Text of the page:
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Stroke. 2010 Jul;41(7):1326-31. doi: 10.1161/STROKEAHA.109.575043. Epub 2010 May 20.

Stroke incidence is decreasing in whites but not in blacks: a population-based estimate of temporal trends in stroke incidence from the Greater Cincinnati/Northern Kentucky Stroke Study.

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  • 1Department of Neurology, University of Cincinnati College of Medicine, Cincinnati, Ohio 45242, USA.



Although other studies (in largely white populations) have found that stroke incidence declined during the 1990s, we previously reported that stroke incidence in our population (18% of which was black) did not change during that decade and that incidence rates in blacks were significantly higher than in whites. We sought to update temporal trends in stroke incidence by adding new data obtained from our large, biracial population in 2005. The objective of this study was to examine temporal trends in stroke incidence and case-fatality within a large biracial population over time by comparing stroke incidence rates from 1993 to 1994, 1999, and 2005.


Within the Greater Cincinnati/Northern Kentucky population of 1.3 million, all strokes among area residents were ascertained at all local hospitals during July 1993 to June 19/94 and calendar years 1999 and 2005. A sampling scheme was used to ascertain cases in the out-of-hospital setting. Only first-ever strokes were included in this analysis. Race-specific incidence rates, standardized to the 2000 US Census population, and case-fatality rates were calculated.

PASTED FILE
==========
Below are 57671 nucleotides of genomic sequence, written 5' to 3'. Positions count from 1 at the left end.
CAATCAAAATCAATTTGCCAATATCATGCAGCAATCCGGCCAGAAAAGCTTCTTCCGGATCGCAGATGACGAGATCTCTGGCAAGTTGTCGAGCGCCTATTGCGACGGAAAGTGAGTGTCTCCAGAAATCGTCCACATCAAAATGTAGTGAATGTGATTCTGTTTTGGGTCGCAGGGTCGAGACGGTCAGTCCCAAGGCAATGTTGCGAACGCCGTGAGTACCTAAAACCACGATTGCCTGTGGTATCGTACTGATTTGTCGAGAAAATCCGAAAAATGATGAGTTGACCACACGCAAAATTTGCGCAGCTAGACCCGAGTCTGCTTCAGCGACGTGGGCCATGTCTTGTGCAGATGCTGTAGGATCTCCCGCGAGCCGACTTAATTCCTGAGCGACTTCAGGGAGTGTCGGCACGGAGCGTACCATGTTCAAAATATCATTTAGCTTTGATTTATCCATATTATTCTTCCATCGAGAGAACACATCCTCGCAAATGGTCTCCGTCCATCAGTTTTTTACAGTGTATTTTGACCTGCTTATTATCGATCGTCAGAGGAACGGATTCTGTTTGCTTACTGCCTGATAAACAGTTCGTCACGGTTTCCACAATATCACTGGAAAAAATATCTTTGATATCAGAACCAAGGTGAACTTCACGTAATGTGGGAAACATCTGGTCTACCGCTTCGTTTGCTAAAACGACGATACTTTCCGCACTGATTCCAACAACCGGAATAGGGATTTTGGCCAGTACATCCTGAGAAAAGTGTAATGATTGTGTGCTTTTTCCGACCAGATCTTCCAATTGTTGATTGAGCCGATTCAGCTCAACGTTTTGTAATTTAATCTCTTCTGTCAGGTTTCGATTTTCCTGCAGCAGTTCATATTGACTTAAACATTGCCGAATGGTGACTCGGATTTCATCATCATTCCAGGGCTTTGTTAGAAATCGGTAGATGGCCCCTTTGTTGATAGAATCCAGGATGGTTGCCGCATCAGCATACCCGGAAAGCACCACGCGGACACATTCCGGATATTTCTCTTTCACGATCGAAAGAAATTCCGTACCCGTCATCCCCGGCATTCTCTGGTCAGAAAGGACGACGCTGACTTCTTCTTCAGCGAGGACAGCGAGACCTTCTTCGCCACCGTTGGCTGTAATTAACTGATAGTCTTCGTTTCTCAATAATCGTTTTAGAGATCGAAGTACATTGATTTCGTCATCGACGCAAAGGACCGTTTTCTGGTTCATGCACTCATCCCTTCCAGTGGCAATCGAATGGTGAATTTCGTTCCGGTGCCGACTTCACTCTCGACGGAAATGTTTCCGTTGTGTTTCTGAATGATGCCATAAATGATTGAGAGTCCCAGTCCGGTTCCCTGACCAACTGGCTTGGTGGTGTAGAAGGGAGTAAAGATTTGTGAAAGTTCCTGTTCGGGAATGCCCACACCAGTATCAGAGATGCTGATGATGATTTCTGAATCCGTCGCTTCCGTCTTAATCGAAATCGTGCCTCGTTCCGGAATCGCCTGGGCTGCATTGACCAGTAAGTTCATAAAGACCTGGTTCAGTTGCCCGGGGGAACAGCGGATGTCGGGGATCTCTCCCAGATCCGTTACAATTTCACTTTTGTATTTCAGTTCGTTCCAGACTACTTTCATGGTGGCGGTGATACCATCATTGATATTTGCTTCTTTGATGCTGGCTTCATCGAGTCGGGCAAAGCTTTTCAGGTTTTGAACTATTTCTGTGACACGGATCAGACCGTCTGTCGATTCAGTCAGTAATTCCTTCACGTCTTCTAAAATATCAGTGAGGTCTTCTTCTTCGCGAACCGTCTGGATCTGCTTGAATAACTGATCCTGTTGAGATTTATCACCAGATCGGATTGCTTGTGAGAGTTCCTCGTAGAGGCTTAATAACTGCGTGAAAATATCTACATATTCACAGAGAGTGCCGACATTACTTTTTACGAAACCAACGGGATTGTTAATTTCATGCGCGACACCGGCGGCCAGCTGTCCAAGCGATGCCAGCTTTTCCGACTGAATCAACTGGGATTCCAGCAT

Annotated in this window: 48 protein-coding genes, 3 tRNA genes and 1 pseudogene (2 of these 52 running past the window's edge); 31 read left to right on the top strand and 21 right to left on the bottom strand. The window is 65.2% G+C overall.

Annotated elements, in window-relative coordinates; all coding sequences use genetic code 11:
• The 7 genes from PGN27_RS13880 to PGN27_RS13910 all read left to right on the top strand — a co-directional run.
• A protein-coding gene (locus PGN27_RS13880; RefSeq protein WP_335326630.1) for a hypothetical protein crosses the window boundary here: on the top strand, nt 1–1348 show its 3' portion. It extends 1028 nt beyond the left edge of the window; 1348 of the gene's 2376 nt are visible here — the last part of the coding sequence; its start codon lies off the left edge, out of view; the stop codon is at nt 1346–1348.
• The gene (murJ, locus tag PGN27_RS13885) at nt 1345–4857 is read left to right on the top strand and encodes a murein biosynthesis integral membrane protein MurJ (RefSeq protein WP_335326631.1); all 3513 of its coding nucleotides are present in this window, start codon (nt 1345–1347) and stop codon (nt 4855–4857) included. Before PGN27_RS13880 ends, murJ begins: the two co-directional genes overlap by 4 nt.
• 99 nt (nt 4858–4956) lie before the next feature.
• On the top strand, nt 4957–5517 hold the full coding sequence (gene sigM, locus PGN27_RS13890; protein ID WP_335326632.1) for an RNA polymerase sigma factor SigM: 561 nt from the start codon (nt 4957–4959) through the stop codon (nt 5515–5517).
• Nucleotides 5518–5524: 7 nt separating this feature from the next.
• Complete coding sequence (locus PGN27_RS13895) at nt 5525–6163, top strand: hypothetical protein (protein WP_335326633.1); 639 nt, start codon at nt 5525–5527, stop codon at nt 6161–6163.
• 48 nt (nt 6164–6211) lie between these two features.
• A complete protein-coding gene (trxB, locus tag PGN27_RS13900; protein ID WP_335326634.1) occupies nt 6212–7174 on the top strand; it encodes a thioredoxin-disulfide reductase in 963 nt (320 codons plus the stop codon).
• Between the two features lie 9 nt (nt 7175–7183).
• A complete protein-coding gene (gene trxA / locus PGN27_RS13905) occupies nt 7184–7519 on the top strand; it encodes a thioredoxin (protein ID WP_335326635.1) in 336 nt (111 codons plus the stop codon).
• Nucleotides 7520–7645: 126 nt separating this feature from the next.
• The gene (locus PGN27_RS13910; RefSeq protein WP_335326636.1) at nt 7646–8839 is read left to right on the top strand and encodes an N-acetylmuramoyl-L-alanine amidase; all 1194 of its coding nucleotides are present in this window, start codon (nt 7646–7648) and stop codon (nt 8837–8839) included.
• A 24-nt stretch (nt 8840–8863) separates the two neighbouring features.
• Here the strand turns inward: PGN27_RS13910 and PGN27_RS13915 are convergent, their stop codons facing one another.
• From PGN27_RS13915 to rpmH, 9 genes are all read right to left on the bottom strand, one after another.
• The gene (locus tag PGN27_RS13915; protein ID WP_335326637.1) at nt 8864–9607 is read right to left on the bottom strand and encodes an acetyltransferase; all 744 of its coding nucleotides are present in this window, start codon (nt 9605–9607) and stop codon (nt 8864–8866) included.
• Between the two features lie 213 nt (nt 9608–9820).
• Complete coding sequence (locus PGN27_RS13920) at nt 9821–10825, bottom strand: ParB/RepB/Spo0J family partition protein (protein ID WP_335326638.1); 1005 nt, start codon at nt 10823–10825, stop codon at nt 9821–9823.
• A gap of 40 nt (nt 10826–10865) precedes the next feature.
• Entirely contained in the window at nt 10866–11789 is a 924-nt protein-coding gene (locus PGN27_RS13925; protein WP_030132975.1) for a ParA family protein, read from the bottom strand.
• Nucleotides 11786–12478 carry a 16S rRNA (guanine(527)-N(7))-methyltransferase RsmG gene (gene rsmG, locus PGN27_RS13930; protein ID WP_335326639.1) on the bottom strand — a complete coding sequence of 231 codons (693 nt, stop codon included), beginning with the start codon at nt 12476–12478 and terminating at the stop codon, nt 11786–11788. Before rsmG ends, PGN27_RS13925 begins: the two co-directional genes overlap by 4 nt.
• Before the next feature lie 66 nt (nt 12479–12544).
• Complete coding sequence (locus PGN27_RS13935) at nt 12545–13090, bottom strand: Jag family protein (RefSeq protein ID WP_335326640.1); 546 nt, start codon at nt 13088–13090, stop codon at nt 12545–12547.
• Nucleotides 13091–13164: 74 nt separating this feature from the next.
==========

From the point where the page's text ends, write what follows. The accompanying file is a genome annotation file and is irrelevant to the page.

The number of physician-confirmed first-ever strokes in patients >or=20 years of age was 1942 in 1993 to 1994, 2041 in 1999, and 1921 in 2005. In all study periods, blacks had higher stroke incidence than whites, and case-fatality rates were similar between races. In contrast to previous study periods, we found a significant decrease in overall stroke incidence in 2005. When stratified by race and stroke subtype, this change was driven by a decrease in ischemic stroke incidence among whites, whereas ischemic stroke incidence in blacks was unchanged. Hemorrhagic stroke incidence was unchanged in both races.


For the first time, we report a significant decrease in stroke incidence within our population, which is consistent with other reports in the literature. This decrease was found only among whites, which suggests a worsening of the racial disparity in stroke incidence.

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